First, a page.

Some wonder if doctors & nurses are held accountable at all?  While I recognize this isn't a perfect system, doctors and licensed midwives are more likely to be held accountable than unlicensed midwives with NO system of accountability and NO insurance.  There is good reason for oversight and dangerous consequences without it.  For disciplinary actions taking place over the past 7 years against licensed individuals in MI, visit this link: 

Negligence is negligence no matter where it happens, in a home or hospital.  The point is that there must be mechanisms in place to hold responsible parties accountable, to consistently review & improve practices taking place.  Babies do die in hospitals, true, but at least there is an immediate system of review, mandated reporting of outcomes, and malpractice insurance as a means of recourse.  In addition, hospitals are licensed facilities, full of licensed professionals, both of which have oversight and opportunity for reporting negligent circumstances. 

A freestanding birth center has no such oversight, as they are not a licensed facility.  A CPM or DEM?  No such regulation exists in MI.  They are not licensed or insured, and they are not mandated to report outcomes.  When a baby dies at a freestanding birth center or at home, it's as if it never happened and there's not a damn thing you can do about it.  There isn't any opportunity for recourse in any way.  While no system is perfect, something is better than nothing.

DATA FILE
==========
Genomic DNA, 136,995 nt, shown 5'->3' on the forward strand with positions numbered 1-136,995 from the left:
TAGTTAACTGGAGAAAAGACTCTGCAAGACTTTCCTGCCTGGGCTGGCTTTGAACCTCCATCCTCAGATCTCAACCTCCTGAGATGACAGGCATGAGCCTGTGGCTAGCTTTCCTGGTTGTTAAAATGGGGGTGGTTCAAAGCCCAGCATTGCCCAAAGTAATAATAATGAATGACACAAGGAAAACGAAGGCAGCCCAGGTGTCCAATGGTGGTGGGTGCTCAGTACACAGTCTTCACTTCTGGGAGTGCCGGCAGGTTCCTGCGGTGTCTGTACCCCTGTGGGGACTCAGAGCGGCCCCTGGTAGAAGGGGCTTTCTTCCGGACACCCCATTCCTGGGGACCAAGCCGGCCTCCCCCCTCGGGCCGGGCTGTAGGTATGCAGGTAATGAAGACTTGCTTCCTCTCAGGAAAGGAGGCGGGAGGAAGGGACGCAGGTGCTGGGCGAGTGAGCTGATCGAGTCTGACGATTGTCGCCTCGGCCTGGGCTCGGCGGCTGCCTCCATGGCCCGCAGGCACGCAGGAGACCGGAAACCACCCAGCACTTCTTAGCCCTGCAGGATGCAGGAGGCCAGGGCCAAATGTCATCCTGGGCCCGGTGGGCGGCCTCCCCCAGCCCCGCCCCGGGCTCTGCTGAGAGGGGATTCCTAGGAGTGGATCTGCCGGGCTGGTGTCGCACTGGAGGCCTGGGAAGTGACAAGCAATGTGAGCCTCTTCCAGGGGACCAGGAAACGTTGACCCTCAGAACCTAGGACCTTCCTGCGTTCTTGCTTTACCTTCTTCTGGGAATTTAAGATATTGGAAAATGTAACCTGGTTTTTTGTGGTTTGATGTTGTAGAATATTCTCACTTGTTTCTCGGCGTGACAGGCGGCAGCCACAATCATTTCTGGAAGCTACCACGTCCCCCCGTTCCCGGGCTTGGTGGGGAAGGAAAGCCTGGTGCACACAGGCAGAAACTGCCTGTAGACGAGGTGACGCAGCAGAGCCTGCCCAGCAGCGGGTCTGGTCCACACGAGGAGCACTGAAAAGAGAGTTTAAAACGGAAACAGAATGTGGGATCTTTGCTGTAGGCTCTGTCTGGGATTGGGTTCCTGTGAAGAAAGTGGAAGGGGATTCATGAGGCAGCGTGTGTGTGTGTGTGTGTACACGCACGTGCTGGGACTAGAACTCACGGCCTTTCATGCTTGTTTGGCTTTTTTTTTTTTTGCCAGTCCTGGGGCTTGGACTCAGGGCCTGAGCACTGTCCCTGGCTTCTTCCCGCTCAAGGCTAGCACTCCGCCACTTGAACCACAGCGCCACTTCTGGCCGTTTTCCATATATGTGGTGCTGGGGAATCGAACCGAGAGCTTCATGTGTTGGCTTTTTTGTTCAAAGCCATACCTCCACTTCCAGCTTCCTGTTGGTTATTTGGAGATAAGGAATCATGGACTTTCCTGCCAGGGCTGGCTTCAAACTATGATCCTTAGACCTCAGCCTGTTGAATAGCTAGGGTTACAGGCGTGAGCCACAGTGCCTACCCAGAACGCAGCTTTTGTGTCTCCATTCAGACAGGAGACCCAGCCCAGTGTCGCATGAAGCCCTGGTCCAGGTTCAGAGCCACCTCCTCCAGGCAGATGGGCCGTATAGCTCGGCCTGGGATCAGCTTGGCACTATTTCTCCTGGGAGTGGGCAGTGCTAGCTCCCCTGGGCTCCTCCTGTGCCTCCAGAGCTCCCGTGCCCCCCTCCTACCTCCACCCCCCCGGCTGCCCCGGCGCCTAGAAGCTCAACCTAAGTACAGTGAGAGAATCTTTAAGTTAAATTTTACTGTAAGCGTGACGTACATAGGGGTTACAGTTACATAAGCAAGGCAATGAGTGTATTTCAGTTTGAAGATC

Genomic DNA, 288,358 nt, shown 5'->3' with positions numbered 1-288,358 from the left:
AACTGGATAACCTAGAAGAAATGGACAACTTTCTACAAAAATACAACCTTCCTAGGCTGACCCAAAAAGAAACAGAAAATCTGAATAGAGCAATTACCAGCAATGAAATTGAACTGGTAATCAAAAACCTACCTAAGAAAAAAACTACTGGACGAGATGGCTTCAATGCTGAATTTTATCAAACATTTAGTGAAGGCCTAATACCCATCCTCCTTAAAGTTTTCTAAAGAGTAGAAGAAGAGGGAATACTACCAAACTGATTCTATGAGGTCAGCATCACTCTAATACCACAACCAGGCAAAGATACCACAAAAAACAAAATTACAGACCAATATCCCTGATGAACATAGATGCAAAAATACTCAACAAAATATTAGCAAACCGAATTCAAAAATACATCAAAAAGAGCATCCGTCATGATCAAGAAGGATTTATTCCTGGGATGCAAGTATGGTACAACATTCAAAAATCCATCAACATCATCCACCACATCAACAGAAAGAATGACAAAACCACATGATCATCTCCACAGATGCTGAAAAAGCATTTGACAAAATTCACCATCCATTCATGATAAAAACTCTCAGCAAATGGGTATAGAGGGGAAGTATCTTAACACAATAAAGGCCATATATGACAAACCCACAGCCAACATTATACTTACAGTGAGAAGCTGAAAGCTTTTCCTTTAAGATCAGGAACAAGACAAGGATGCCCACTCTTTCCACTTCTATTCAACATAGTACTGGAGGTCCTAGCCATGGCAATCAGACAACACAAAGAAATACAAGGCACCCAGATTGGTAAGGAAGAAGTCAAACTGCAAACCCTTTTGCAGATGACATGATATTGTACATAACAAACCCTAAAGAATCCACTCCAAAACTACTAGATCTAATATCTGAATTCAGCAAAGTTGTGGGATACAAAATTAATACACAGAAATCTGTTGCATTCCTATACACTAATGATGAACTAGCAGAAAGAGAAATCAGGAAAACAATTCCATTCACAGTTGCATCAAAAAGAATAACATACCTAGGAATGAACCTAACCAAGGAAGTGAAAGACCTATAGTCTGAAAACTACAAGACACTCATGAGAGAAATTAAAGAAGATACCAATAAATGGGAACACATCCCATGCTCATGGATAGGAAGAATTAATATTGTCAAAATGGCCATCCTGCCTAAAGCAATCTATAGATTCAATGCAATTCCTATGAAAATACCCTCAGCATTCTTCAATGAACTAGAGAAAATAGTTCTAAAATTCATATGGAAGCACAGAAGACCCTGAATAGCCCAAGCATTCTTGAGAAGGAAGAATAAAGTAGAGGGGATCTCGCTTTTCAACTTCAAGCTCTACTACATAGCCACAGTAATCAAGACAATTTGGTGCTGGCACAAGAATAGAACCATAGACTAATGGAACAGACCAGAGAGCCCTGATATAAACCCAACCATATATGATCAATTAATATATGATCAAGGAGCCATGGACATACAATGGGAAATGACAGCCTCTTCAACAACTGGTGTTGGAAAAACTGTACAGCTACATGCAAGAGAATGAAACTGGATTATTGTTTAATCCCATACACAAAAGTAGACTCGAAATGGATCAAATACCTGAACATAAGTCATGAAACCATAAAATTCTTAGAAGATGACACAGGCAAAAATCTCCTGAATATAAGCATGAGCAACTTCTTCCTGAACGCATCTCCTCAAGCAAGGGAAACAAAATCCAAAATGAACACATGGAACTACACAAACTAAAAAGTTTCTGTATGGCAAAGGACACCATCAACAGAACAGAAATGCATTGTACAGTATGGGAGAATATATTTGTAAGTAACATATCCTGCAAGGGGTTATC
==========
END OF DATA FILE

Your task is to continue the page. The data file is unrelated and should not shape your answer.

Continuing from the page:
10 cm blog ~ "Babies Die in Hospitals Too"


  1. Excellent post! It brings up a painful subject for me, however. With my last birth, I encountered a shoulder dystocia with only my poor, scared husband and a grossly unprofessional and incompetent nurse in attendance. My baby was born a little blue and with only a small bruise where the nurse yanked her out. I reported chest pain several hours later and was immed. given an EKG. The anesthesiologist diagnosed it as bruised intercostal muscles from pushing so hard. When I replayed all the events, I felt that negligent care and unprofessionalism were apparent with both the doctor and the hospital. About a year later I filed a grievance with my insurance against the doctor and hospital. I wanted accountability even though I would never know the outcome. Accountability is SO important,as well as common decency. Both were lacking by many people during my hospital stay. I still hope that in some way it made a difference. I am a strong advocate of women speaking out about adverse experiences because hospitals want their repeat business and that of their friends, family and neighbors!

  2. I think the most important thing here is that all "sentinel events" are reported and investigated, not just deaths. So, when you hear about that homebirth in which "everything was perfect but baby came out a little gray and floppy but pinked up after some rubbing" and other near misses, those would be investigated as well even though "everything turned out fine."